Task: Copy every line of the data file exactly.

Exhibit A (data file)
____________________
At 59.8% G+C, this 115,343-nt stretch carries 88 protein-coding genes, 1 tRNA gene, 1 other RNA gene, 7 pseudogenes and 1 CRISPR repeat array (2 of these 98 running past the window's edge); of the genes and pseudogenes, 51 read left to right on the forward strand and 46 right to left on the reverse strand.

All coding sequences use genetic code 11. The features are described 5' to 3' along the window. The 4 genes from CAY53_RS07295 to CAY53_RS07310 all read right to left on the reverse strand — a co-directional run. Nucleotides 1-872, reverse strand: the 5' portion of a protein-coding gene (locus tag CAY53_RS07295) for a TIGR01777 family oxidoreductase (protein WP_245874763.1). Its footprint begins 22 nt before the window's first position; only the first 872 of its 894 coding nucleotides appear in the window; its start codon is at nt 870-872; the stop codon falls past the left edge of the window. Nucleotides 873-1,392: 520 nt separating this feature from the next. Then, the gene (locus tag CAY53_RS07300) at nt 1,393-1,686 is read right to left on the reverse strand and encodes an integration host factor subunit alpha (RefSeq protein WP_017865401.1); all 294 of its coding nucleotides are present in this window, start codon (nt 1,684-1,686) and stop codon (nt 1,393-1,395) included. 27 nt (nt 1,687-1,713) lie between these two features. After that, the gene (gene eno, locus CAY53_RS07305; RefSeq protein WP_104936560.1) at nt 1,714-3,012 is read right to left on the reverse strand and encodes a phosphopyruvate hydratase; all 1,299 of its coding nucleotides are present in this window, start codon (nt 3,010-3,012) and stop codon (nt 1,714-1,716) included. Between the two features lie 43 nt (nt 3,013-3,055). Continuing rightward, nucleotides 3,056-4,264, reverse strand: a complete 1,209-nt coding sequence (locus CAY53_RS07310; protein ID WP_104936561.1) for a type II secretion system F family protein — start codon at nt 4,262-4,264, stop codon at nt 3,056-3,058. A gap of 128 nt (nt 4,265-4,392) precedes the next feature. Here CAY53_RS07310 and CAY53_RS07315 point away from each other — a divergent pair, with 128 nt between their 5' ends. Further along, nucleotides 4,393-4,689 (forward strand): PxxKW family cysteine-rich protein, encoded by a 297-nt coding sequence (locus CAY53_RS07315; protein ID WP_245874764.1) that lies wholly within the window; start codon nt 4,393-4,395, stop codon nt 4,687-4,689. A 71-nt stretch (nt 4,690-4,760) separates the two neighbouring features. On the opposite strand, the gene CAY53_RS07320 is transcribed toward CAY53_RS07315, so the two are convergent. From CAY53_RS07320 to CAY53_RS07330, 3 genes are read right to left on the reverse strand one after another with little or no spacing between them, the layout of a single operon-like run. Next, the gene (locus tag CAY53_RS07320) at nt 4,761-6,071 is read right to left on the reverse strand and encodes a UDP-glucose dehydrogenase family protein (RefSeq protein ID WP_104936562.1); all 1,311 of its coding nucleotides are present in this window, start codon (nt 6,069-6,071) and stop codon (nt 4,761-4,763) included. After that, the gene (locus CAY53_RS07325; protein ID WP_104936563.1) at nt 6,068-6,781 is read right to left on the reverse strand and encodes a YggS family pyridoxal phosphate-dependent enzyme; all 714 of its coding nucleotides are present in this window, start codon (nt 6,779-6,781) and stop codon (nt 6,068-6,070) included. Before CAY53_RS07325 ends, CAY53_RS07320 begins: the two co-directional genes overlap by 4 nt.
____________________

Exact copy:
At 59.8% G+C, this 115,343-nt stretch carries 88 protein-coding genes, 1 tRNA gene, 1 other RNA gene, 7 pseudogenes and 1 CRISPR repeat array (2 of these 98 running past the window's edge); of the genes and pseudogenes, 51 read left to right on the forward strand and 46 right to left on the reverse strand.

All coding sequences use genetic code 11. The features are described 5' to 3' along the window. The 4 genes from CAY53_RS07295 to CAY53_RS07310 all read right to left on the reverse strand — a co-directional run. Nucleotides 1-872, reverse strand: the 5' portion of a protein-coding gene (locus tag CAY53_RS07295) for a TIGR01777 family oxidoreductase (protein WP_245874763.1). Its footprint begins 22 nt before the window's first position; only the first 872 of its 894 coding nucleotides appear in the window; its start codon is at nt 870-872; the stop codon falls past the left edge of the window. Nucleotides 873-1,392: 520 nt separating this feature from the next. Then, the gene (locus tag CAY53_RS07300) at nt 1,393-1,686 is read right to left on the reverse strand and encodes an integration host factor subunit alpha (RefSeq protein WP_017865401.1); all 294 of its coding nucleotides are present in this window, start codon (nt 1,684-1,686) and stop codon (nt 1,393-1,395) included. 27 nt (nt 1,687-1,713) lie between these two features. After that, the gene (gene eno, locus CAY53_RS07305; RefSeq protein WP_104936560.1) at nt 1,714-3,012 is read right to left on the reverse strand and encodes a phosphopyruvate hydratase; all 1,299 of its coding nucleotides are present in this window, start codon (nt 3,010-3,012) and stop codon (nt 1,714-1,716) included. Between the two features lie 43 nt (nt 3,013-3,055). Continuing rightward, nucleotides 3,056-4,264, reverse strand: a complete 1,209-nt coding sequence (locus CAY53_RS07310; protein ID WP_104936561.1) for a type II secretion system F family protein — start codon at nt 4,262-4,264, stop codon at nt 3,056-3,058. A gap of 128 nt (nt 4,265-4,392) precedes the next feature. Here CAY53_RS07310 and CAY53_RS07315 point away from each other — a divergent pair, with 128 nt between their 5' ends. Further along, nucleotides 4,393-4,689 (forward strand): PxxKW family cysteine-rich protein, encoded by a 297-nt coding sequence (locus CAY53_RS07315; protein ID WP_245874764.1) that lies wholly within the window; start codon nt 4,393-4,395, stop codon nt 4,687-4,689. A 71-nt stretch (nt 4,690-4,760) separates the two neighbouring features. On the opposite strand, the gene CAY53_RS07320 is transcribed toward CAY53_RS07315, so the two are convergent. From CAY53_RS07320 to CAY53_RS07330, 3 genes are read right to left on the reverse strand one after another with little or no spacing between them, the layout of a single operon-like run. Next, the gene (locus tag CAY53_RS07320) at nt 4,761-6,071 is read right to left on the reverse strand and encodes a UDP-glucose dehydrogenase family protein (RefSeq protein ID WP_104936562.1); all 1,311 of its coding nucleotides are present in this window, start codon (nt 6,069-6,071) and stop codon (nt 4,761-4,763) included. After that, the gene (locus CAY53_RS07325; protein ID WP_104936563.1) at nt 6,068-6,781 is read right to left on the reverse strand and encodes a YggS family pyridoxal phosphate-dependent enzyme; all 714 of its coding nucleotides are present in this window, start codon (nt 6,779-6,781) and stop codon (nt 6,068-6,070) included. Before CAY53_RS07325 ends, CAY53_RS07320 begins: the two co-directional genes overlap by 4 nt.